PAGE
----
Yet another sign that Spring has arrived.  And, here’s another. . .

The husband took matters into his own hands and went after one of them.  Talked to a dad of one of the boys and told him the police would be called next time it happened.  Barricades went up the next day.  Hope the two are related.  The traffic has been a lot more sedate since, however.

Now things are frozen again.  I guess we’ll see what happens when Spring decides to stick around.

I can’t wait for Spring to really arrive.  I’m thinking it might be for real somewhere around Easter.  Until then I’ve got Pinterest.

 

In response to Sethsnap’s Your Story photo/writing prompt: Keep Out

Keep OUt

by Kathy Larson

Who was it
first uttered those
words? Keep out.
Keep.
Out.
Keepoutkeepoutkeepout
keepoutkeepoutkkepout.
They’re not nice.
No way
how you say them,
how you dress them up.
They’re loneliness
like a bare-branched-tree-lined
lane in winter.  with a
sign crucified lopsided
neat black letters on
hunter yellow:  KEEP OUT!
It catches the eye, draws you on,
draws you in, begs your attention.
Keep Out?
Who was it first
uttered those words?  What
was it they needed
they craved, they suffered
so much for
they couldn’t connect,
couldn’t say
couldn’t tell
they were
left
only with:
Keep out.

 

All Rights Reserved
No copying without permission of the author.

It’s melting, it’s melting. . .!

We have a sort of pergola over our front entrance and in winter snow gets get up there on the beams.  It can be kind of treacherous walking underneath if the snow decides to follow gravity’s rule — more than once I’ve got a bunch of snow plopped on me.  Generally, we try and knock it down, but Tim thought it would be ‘fun’ to let it be.

With the warmer temps the past few days the snow has been melting and it’s created these fascinating sculptures up there above our heads, so I decided to take a few pictures.

Hope you enjoy them.

A post-Christmas post

So, here it is December 28th.  Christmas came and went in a flurry of activity.  It was one of the happiest Christmases I’ve enjoyed.  Everyone was relaxed and into the spirit — Tim and I have days of down-time following ‘the big day’ and that has been a wonderful bonus.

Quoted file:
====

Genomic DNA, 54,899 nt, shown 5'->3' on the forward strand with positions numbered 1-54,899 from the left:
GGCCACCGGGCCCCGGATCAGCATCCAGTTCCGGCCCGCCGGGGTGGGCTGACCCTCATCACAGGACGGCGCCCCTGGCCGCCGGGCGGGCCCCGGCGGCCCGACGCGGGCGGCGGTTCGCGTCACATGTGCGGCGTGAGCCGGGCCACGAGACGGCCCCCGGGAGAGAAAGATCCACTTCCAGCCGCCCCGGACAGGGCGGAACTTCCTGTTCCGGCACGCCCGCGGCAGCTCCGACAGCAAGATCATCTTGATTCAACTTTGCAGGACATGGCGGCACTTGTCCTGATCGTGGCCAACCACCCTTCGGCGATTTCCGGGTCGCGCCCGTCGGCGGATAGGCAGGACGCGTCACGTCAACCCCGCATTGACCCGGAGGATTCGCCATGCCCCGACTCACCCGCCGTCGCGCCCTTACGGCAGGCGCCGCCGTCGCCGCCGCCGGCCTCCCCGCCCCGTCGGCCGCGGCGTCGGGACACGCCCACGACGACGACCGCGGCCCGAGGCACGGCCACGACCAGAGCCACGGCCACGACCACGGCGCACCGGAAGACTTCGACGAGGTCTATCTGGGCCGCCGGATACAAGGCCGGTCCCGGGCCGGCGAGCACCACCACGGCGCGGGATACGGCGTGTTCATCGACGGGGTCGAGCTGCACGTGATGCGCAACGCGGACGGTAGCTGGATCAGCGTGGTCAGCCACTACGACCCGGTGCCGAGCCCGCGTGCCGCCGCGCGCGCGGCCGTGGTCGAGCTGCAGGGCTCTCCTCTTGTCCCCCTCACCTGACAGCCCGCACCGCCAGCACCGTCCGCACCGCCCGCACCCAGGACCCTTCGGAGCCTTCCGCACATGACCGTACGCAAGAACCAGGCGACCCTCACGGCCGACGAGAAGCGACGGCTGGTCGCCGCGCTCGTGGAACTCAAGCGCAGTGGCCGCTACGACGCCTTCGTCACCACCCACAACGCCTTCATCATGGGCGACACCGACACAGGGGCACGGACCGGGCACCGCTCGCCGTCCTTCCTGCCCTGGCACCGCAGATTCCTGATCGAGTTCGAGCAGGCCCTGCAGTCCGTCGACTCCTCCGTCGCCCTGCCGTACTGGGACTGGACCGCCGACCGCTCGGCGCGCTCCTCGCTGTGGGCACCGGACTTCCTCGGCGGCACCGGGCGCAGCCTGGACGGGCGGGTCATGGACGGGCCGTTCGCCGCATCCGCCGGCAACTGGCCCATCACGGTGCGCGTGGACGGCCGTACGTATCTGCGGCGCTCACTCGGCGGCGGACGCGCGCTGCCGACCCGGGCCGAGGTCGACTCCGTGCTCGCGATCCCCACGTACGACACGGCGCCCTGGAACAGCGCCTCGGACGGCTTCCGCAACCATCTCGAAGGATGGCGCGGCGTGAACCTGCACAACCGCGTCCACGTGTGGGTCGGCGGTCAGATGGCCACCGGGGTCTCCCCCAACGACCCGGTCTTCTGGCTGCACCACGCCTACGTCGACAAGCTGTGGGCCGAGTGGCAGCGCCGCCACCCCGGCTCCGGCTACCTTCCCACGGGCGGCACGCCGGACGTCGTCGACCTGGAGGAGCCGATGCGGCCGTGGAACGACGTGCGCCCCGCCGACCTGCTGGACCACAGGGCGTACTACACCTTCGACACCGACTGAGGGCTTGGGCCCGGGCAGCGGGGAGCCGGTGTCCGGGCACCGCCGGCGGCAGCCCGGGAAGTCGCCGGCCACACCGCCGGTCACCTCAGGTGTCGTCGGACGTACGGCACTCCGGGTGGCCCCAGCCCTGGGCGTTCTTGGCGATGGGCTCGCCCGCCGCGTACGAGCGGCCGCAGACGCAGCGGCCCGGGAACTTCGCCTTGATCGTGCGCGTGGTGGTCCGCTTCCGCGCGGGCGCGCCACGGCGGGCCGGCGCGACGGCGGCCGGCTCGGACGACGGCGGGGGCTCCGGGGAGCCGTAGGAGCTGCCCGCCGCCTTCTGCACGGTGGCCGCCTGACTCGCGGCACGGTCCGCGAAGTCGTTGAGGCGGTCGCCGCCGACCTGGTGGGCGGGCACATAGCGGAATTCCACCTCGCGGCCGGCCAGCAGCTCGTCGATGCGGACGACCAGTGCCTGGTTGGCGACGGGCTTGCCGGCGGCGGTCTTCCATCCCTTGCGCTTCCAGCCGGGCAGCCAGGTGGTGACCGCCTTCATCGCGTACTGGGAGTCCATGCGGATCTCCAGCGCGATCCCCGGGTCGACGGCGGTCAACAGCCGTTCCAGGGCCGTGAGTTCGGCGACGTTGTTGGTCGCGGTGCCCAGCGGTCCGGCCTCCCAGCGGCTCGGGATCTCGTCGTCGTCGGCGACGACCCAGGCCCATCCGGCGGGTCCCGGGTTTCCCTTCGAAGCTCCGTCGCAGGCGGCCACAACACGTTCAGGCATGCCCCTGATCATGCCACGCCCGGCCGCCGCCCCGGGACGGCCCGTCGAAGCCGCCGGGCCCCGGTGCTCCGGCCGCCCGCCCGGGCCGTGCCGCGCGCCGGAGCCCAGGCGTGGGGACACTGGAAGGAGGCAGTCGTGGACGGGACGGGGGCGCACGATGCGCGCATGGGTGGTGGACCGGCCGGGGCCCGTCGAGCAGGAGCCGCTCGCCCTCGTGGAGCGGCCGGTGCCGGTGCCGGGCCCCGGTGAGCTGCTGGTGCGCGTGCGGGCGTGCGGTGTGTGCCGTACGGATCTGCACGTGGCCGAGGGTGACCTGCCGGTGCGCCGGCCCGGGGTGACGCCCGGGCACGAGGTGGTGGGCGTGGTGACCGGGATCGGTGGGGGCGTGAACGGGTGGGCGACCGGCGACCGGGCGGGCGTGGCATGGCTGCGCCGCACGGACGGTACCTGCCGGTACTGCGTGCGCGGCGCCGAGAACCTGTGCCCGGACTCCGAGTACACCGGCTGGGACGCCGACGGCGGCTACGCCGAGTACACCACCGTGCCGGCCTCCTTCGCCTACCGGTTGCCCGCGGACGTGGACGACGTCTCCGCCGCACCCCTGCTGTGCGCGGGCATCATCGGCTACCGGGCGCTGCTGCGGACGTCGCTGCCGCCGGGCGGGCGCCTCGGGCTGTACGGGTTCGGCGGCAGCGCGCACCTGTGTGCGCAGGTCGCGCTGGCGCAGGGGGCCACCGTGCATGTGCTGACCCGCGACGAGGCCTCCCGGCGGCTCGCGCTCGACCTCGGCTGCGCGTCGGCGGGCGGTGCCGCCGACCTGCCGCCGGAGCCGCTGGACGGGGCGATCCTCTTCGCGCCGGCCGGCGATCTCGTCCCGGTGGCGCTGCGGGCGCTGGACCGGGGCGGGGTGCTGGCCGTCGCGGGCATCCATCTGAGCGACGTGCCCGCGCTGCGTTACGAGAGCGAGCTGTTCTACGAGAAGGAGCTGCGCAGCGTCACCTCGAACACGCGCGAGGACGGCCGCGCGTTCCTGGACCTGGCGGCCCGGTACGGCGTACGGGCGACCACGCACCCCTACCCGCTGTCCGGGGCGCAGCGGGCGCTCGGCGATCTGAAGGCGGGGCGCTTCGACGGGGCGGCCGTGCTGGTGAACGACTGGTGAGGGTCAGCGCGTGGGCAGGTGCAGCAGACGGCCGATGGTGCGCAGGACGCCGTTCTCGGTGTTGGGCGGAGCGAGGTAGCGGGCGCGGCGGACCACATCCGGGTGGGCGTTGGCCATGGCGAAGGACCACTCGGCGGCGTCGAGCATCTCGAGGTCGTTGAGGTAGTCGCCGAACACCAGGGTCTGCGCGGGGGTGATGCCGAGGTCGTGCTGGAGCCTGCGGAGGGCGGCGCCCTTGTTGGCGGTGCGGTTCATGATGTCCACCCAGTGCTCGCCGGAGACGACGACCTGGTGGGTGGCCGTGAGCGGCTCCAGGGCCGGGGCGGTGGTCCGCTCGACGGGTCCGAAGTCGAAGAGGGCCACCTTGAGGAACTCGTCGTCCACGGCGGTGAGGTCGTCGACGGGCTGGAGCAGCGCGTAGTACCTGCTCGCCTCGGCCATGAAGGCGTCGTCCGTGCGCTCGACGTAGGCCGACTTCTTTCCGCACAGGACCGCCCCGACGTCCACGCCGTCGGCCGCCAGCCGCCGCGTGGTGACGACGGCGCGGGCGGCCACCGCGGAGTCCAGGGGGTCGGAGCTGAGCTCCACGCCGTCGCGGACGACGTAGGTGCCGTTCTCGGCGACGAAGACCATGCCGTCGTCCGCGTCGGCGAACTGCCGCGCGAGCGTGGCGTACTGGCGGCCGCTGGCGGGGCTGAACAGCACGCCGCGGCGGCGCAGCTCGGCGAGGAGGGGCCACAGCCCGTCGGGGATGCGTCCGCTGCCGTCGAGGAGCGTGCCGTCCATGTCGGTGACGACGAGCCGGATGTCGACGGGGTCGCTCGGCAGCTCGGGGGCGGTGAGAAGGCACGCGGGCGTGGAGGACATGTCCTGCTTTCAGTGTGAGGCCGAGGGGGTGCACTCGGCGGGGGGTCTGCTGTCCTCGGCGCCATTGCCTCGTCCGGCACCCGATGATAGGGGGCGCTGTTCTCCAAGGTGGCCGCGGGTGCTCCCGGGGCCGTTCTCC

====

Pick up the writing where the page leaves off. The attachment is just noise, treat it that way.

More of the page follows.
I really don’t have too much to say about Christmas itself, other than what I’ve stated above — it seems the older I get the less important gifts have become — it’s more about spending time with people you love and taking the gift of those times away with you.  Don’t get me wrong, gifts do still play a part, but I worry less about how much I’m buying and concentrate more on how happy what I’m giving will make the recipient.  So, if it’s one or two meaningful things as compared to a truckload of stuff that will be forgotten the moment it’s opened, that’s the way I’ve gone.

One of my favorite memories of these holidays will be the night the kids came over for our Griswold Family Christmas night.  We watched Nat’l Lampoon’s Christmas Vacation (a tradition) put out snack and finger food and just sat around eating and laughing and watching the kids (who really didn’t sit still for much of the movie).  Ethan decided that the Dickens’ Village display in the kitchen was far more interesting than the Griswold’s and their problems.

I found him rearranging everything and driving his flourescent green and purple HotWheels cars through the tiny plastic-cobblestone streets.   It was delightful.  He gave me  a big smile when I asked him what he was doing and said:  “This needs go here, Gramma”  as he picked up some tiny people and shoved them into the entrance of the church.  When he was finished there were lamp posts dangling off the edge of the shelf and groups of little porcelain people huddled together as if in fear of some unseen, monstrous danger, but everything was intact.  He toddled off to the next thing to catch his attention — a candy cane — which I am still wiping traces of off various surfaces around my house.

All in all, this Christmas break has been just the break I needed.

Wishing all a season of joy and happiness for the coming New Year.